A new residential development in Tribeca will celebrate its topping off on Friday despite a history of setbacks at the square-block “super structure.”
The pair of buildings, by Jack Parker Corp. at 34 Desbrosses St., started rising on Watts and Desbrosses Sts. between Washington and West Sts. after the developer won a rezoning of four blocks in Northern Tribeca in 2006. So far, the company has kept quiet on details surrounding the project, not releasing an official name or revealing whether the units will be condo or rental. “It’s going to be very interesting when it opens,” said Marisa Zafran, a spokesperson for 34 Desbrosses, which constitutes 290 total units in two buildings linked by a glass bridge. “The architecture and design are going to be very different from what’s down there.”
The community initially wrangled over the size of the Parker project, successfully getting the developer to reduce the total height of the buildings, which suffered from a fire at the site last February.
“We still feel it’s out of context with the community,” said Carole De Saram, president of the Tribeca Community Association and chair of Community Board 1’s Tribeca Committee. She admitted, however, that the community’s ability to reduce the project substantiallycutting 20 feet of its street wall and reducing its total height on West St.amounted to a “coup” for local residents. “In view of the fact of what we were able to do, that was pretty extraordinary,” De Saram added.
A parking garage and auto repair shop formerly inhabited the property, which will be unveiled in its new form Fridayincluding announcements of its official name and nature of the units.
FiDi’s District moving
Nearly three-quarters of the penthouse units at new luxury Lower Manhattan development called District have been sold since hitting the market just over six months ago.
The 10-story condo building at 111 Fulton St. also recently announced that over 75 percent of its total units had been sold, including a two-bedroom penthouse for $3.4 millionDistrict’s most expensive property in the 163-unit building. The Lev Leviev-developed, Andres Escobar-designed project contains one- and two-bedroom penthouses, of which only six of the total 19 remain unsold.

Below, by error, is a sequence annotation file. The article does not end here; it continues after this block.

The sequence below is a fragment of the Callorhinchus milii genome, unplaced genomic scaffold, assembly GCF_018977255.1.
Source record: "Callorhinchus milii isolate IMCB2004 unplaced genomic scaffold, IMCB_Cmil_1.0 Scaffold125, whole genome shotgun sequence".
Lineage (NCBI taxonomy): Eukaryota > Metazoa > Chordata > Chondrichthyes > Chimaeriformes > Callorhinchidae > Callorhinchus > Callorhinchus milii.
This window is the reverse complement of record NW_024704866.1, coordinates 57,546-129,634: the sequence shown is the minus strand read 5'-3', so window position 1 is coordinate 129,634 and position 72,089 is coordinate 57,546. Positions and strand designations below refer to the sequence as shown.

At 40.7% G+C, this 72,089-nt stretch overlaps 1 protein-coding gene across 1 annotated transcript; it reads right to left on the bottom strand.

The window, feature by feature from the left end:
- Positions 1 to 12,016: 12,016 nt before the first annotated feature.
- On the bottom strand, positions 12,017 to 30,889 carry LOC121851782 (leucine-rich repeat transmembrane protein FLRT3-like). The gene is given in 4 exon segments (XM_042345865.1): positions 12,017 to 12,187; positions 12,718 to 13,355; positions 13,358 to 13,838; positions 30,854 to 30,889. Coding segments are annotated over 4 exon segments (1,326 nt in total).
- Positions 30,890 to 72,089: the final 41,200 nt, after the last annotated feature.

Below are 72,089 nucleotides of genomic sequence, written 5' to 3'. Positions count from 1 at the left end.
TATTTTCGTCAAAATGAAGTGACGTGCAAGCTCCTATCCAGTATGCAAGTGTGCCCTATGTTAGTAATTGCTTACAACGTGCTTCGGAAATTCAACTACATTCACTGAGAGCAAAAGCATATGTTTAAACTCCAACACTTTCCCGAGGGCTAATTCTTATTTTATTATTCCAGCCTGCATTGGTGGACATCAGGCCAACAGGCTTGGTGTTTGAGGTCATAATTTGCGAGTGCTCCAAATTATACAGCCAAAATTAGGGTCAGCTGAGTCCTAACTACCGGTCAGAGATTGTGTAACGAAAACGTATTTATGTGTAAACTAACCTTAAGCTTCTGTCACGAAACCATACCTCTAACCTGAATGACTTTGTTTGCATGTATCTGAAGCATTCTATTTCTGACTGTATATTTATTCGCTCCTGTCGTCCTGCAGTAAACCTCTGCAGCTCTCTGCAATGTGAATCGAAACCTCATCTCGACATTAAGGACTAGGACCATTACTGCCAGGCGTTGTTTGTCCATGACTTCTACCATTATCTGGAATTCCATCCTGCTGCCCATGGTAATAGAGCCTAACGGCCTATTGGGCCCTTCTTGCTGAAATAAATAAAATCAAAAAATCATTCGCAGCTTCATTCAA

“The rate of sales for our penthouses is unprecedented,” said Joseph Klaynberg, a partner of developer Leviev Fulton Club, L.L.C. “All of the apartments in this building are exceptional, but the penthouses are truly distinctive thanks to eco-friendly glass walls, generous outdoor space and wonderful views.”
Two of the building’s 10 floors are devoted to penthouse units, no doubt a strategy to encourage the type of high-end tenants the project has been “discreetly marketed [to] and popularized primarily through the buzz among cognoscenti,” read a recent release.
The units include, among other amenities, in-wall touch screens for lighting, “mood settings,” multi-room music systems, motorized solar shades and customized Italian wardrobe closet systems.
Even the bathrooms drip of luxury, with frameless glass showers, stone/porcelain wall tiles, cascading showerheads and thermostatic controls, “accentuating the sensuality of these unique spaces.”
Mixed Use can think of no more sensual neighborhood than Fulton St. in the Financial District, especially for those who find the constant din of jackhammering desirable.
Trump Soho’s genesis
We at Mixed Use and Downtown Express have paid close attention to the Trump Soho project since its earliest incarnations, but now it seems everyone has sought to spotlight the seemingly cursed project, from bits of hearsay in the tabloids to a sprawling profile in New York magazine published this week.
Inside the New York Post’s “Page Six” section on March 18, a report proclaimed The Donald “sick” of his project and considering a sale. Not surprisingly, a high-ranking spokesperson for the building vociferously denied the rumor to Mixed Use, calling the charge “unequivocally not true.”
Julius Schwarz, executive vice president of Bayrock Group, a partner on the project, equated the constant gossip surrounding the condo-hotel to a sardonic “Monty Python” skit.
“You keep making something up to see if finally something will stick,” he said. “I find the whole thing really just ridiculous.” Schwarz acknowledged, though, that “the things that have happened have been unfortunate.”
New York magazine delivered an expansive, nearly 5,000-word exegesis on the project just this week in the article “Trump Soho is not an oxymoron,” which includes a bit of participatory journalism on the part of reporter Michael Idov in assuming the role of a potential buyer.
Idov even approached this publication a few weeks back in an attempt to sniff out any possibly surreptitious connection between us with our offices sitting adjacent to the project and Trump himself.
Had Idov read our ongoing coverage of the project first, he’d have probably sussed out our relationship as purely subject-journalist. (Granted, in our coverage, we do benefit from the luxury of proximity.)
But as responsible journalists, Downtown Express understands his intents and his curiosity, which, like ours, seems to grow with each new floor stacked onto the project.